Our Homeland Still Exists...
By Frank Trinh
bản tiếngViệt của bàiviết này...
At some ephemeral moment, a man’s soul feels derelict in the
worldly labyrinth. There he stands, in the maze of busy streets, wrapped
in the heinous glances of unfamiliar faces. No woman’s hand, with long
tapering fingers, waves to him. Today’s speech, indeed, has no
fascination whatsoever. The roads and the streets all run in circles
forever circling. Inspiration … at the sight of the halo of the moon
in the cold of night. Inspiration … at the parting moment when one is
embarking on a romantic trip of a life time.
I will leave and bid farewell to the
Leaving behind those woeful months,
I will go to a distant, far-away place,
To look for you, my lover of times of old.
To see you smile and kiss you passionately,
On your lips, your hair and your lashes.
My recent trip to Vietnam was a decision to find some
space, to seek to forget what I had longed for. Whilst in Saigon by
chance I met the songstress Y Lan (she was with her new husband), at the
Saigon Prince Hotel on Nguyen Hue Boulevard. I had the opportunity to
say hello and I inquired about her mother’s health. I told her that I
had met Thai Thanh (her mother) and the South Wind Troupe (Thang Long
Choral Group and the outstanding Tran Van Trach) in the flesh in 1953 at
the Haiphong Opera Theatre. That year, the tour of Haiphong and Hanoi by
the South Wind Troupe from Saigon was organized by Uncle Man, who was
the owner of Do Thanh Restaurant on Luong Van Can Street, Hanoi, helped
by my father, who was a close friend.
At the time, the South Wind Troupe performed for a few days in Haiphong,
so a few friends of mine and myself gained admission by ‘sponging’
on my father. Thai Thanh, Thai Hang (deceased) and their Choral Group
were fantastic. I was intrigued by Hoai Trung (deceased) and Hoai Bac
(deceased), who performed so hilariously in the musical comedy, Mr. Ninh
and Mr. Nang. I was so fascinated to see Khanh Ngoc in her musical skit
“Going to Huong Pagoda”. Tran Van Trach, (deceased) with his long
wavy hair, was at the time considered extraordinary in his ability to
report on international motorcar race events by mimicking the sounds of
Formula One racing cars. Also the range of his singing voice reminded
one of the famous French singer Tino Rossi. What a trip down memory
At the Youth Cultural Activity House in Saigon, I heard the male singer
Quang Minh tragically singing: "Nostalgic feeling" by the
well-known composer Cung Tien:
My heart is crazy about missing you,
Oh! Where are you? Where is my old flame?
I went to Do Son by privately-owned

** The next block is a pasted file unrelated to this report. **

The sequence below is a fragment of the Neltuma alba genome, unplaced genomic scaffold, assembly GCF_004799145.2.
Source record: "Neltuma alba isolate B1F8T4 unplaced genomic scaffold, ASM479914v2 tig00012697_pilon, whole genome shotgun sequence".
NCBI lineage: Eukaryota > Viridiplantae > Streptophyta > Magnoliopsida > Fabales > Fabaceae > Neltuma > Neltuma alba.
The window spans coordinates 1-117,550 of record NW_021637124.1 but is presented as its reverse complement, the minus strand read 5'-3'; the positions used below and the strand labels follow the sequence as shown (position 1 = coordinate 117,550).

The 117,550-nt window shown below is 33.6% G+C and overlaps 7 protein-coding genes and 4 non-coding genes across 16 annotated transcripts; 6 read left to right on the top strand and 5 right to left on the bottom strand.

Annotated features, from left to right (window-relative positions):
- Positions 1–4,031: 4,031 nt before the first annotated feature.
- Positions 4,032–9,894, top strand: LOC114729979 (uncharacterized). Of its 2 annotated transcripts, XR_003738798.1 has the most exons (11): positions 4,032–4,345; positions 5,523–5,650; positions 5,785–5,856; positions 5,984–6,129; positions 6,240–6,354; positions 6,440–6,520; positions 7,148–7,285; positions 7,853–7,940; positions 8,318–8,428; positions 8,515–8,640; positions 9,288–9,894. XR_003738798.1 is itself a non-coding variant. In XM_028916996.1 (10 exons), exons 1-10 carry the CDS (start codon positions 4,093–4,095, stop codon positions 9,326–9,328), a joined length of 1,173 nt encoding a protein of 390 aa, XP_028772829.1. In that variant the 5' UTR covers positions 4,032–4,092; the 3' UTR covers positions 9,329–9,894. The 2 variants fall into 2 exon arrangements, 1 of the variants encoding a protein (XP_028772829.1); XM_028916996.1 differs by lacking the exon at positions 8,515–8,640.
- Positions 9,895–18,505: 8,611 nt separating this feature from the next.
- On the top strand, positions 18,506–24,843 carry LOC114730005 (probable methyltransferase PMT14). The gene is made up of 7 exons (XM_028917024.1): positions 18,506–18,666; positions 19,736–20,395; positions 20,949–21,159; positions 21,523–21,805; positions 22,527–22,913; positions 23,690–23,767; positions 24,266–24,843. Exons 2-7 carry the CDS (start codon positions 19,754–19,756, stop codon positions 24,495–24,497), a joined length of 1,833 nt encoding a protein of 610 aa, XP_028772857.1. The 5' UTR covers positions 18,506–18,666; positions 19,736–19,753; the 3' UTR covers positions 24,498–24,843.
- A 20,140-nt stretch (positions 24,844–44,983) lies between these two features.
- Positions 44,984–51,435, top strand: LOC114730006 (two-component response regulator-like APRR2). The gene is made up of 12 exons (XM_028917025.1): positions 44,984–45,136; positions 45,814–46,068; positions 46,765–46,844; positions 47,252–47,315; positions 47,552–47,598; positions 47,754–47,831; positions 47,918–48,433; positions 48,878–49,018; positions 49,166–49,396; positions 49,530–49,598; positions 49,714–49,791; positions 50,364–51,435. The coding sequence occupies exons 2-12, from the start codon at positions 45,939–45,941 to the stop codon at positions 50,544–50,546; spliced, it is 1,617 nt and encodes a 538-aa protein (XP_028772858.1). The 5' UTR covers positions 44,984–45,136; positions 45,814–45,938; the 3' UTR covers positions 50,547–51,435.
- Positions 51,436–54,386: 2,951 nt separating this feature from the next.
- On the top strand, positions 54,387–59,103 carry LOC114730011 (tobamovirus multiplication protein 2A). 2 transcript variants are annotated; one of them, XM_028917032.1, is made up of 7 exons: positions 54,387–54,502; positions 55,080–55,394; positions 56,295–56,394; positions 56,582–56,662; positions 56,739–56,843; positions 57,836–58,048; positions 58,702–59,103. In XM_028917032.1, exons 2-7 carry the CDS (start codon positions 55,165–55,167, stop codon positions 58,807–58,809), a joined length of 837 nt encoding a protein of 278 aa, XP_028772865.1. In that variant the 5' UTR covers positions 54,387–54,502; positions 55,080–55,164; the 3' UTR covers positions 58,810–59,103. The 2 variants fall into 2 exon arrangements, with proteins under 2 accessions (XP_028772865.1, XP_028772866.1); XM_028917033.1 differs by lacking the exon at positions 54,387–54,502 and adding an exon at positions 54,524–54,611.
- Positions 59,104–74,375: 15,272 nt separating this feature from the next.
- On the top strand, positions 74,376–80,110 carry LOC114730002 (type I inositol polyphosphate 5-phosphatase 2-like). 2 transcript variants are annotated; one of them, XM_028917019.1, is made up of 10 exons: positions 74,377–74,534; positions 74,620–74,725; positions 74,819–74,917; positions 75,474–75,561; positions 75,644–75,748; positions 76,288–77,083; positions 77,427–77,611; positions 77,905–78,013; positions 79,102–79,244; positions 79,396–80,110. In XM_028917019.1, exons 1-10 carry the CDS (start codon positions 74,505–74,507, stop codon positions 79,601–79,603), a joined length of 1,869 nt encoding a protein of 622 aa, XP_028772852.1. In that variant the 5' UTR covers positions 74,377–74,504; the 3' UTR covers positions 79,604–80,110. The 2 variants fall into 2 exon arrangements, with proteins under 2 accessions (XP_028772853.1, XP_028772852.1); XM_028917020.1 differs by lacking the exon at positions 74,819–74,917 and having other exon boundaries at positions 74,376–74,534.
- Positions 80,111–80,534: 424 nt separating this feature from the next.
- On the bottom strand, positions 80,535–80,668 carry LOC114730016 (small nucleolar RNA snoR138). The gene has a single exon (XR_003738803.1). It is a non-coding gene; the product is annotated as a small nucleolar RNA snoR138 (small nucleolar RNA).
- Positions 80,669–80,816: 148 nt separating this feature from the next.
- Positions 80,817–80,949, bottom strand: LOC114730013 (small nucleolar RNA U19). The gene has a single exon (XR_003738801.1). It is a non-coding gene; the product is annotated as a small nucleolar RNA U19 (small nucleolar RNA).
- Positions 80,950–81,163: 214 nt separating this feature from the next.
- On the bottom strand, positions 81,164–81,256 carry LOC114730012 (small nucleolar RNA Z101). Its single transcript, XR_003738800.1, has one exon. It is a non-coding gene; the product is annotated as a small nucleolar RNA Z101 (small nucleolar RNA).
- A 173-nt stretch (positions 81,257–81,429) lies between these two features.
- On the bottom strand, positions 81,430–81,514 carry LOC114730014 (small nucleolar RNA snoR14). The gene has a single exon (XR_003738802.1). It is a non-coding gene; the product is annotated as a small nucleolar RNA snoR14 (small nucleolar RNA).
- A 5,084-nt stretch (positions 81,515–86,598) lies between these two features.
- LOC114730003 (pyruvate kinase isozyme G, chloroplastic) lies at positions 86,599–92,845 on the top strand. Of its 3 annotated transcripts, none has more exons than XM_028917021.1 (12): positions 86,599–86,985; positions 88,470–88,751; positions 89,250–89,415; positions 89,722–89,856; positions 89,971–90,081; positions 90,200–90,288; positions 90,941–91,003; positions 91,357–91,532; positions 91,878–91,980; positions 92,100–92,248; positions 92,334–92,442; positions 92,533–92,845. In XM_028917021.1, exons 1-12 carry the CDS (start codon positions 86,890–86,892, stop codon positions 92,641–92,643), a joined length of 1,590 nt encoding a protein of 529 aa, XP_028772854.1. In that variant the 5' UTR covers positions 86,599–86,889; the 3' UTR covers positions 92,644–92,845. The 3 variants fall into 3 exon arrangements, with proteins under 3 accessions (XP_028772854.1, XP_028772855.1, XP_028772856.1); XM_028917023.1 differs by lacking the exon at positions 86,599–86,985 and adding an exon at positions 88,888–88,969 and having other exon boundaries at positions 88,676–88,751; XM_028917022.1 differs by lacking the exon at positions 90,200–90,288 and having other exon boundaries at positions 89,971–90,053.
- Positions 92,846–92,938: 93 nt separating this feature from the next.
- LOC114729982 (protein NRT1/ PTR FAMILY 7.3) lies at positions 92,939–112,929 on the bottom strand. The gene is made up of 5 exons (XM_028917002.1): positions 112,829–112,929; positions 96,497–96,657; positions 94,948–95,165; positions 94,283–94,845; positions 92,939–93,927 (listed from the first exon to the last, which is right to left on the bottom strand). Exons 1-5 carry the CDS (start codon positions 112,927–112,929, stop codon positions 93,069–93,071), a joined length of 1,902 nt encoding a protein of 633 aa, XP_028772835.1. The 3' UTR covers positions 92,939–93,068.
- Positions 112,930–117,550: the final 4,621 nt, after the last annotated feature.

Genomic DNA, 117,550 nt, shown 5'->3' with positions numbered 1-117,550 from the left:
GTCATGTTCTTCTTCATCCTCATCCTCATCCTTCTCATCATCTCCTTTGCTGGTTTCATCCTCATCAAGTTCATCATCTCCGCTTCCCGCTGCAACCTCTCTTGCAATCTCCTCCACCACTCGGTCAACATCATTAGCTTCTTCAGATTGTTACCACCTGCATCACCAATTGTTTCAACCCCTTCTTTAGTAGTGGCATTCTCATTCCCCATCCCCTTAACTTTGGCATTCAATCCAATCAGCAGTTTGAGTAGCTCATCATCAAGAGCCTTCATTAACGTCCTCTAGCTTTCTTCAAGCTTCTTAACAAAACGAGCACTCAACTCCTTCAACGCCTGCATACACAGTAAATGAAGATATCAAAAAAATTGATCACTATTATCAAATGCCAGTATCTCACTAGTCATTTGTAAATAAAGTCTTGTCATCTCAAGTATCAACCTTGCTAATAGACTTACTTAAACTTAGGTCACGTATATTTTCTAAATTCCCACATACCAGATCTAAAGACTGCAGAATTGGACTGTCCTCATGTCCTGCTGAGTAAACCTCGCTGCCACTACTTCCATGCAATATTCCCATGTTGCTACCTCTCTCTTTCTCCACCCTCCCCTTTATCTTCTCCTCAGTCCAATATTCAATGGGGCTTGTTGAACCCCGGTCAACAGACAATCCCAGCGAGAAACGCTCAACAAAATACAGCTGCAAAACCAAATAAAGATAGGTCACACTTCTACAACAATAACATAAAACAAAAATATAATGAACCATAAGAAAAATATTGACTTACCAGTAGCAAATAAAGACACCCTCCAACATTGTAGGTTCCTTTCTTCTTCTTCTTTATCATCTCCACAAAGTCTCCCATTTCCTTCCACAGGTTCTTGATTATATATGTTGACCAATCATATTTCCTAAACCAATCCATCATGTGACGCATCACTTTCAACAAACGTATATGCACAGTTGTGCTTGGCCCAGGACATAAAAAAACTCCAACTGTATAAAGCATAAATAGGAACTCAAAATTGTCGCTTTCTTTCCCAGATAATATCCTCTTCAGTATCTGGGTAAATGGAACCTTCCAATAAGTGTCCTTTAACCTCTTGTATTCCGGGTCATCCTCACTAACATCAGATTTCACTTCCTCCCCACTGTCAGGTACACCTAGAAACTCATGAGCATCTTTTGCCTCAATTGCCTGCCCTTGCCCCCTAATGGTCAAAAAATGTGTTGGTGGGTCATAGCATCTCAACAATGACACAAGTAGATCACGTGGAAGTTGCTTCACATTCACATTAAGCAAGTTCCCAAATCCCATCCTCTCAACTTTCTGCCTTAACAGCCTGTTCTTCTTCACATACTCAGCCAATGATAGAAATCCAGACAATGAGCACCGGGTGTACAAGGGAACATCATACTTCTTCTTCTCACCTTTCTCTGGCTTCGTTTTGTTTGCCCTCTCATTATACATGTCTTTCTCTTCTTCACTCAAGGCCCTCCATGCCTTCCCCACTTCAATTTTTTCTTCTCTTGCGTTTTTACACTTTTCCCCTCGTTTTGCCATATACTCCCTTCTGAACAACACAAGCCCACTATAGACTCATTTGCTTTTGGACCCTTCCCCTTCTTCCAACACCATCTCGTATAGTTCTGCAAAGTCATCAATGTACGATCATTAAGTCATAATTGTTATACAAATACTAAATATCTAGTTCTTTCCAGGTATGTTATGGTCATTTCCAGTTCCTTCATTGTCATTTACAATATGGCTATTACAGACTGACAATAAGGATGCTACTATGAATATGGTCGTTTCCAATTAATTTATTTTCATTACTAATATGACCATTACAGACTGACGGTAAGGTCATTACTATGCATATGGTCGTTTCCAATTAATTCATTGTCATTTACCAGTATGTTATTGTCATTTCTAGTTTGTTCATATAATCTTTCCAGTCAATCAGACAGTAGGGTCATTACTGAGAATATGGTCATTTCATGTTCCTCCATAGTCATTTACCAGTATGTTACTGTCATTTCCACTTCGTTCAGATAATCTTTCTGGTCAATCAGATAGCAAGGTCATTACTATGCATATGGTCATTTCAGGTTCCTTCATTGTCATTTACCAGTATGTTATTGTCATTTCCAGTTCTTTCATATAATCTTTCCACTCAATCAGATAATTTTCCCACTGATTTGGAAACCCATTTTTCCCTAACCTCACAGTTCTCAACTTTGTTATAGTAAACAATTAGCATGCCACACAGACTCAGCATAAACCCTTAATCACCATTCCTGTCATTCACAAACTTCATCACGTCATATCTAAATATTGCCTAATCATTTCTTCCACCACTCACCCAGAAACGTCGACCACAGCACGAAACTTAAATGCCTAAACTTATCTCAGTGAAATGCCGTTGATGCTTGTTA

chauffeur-driven car from Hanoi. I’ve seen Do Son Beach which is over
half an hour’s drive from Haiphong.
Without going to Do Son, there's no
way of knowing what it’s like,
Once you go there, you will realize that it’s nothing compared to your
In Dalat, former hometown of the late musician Trinh
Cong Son, the late composer Le Uyen Phuong, and female writer Le
Hang—still the present home of female poet Le Khanh whose famous work
is “I am the girl destined to be ugly”—I took the risk of placing
my hand on "the Forbidden Fruit" of Venus at the Valley of
Love in a public park but:
Looking at you while in pain: The
Pain of a Stone.
Looking for you in the rain: The Rain turning the tree’s leaves red.
My pain in love was no less acute than Tran Dan’s
pain for his country:
On my travels I didn’t see any
homes or streets!
Only could I see the rain pouring down on the red flag!
From Hanoi, I took a coach to Lang Son. Who amongst
the Vietnamese people ourselves has not learnt these lines by heart
since our very young years back when we sported a single tuft on our
Dong Dang has Ky Lua Street,
There is a woman called To Thi, there is Tam Thanh Pagoda.
Who would like to go to the Lang Son township with me?
It would be worth all the pain of labour your mother suffered to bring
you into the world…
Holding a bottle gourd of rice liquor in one hand, the other hand
holding a meat roll.
Enjoying myself so much that I have totally forgotten my sweetheart’s
On March 5th, 2003, I went up to Dong Dang, but I
definitely did not find Ky Lua Street there. Ky Lua Street in the flesh
lies right in the heart of Lang Son township, next to the Ky Lua Market.
The legendary woman called To Thi is located about two kilometres out of
town. She no longer has the natural shape of a woman carrying her baby,
waiting for her husband to come back, because quarry workers have
damaged her by taking stone from the statue, so say the local people.
However, the more likely scenario is that To Thi was 'injured' during
the time China “taught Vietnam a lesson” in late 1979. The
Government has since intervened and ordered the reconstruction of the
statue by redefining the shape with cement. The legend of To Thi, a
tragic case of committing unknowing incest, hasn’t left me with any
deep philosophical thinking. So, even though:
Holding a bottle gourd of rice
liquor in one hand, the other hand holding a meat roll.
There’s no such thing as:
Enjoying myself so much that I have
totally forgotten my sweetheart’s reminders.
I spent three days in Haiphong, my birthplace, which
is a harbour city about 100 kilometres southeast of Hanoi. I spent half
a day visiting my maternal home town, Ha Dong, about 15 kilometres from
Hanoi. My elderly relatives have now passed away. Who mostly remain now
are my cousins and their offspring. I stayed in Hanoi, the cradle of
thousands of years of culture, for one week altogether. While riding in
the car on the way to Thuy Khue to visit an acquaintance at the
Sommerset West Lake Hotel in West Lake, the former Buoi/Chu Van An High
School was pointed out to me by a relative.
To Hanoians today, as a mere male, if you want to become a hot item, you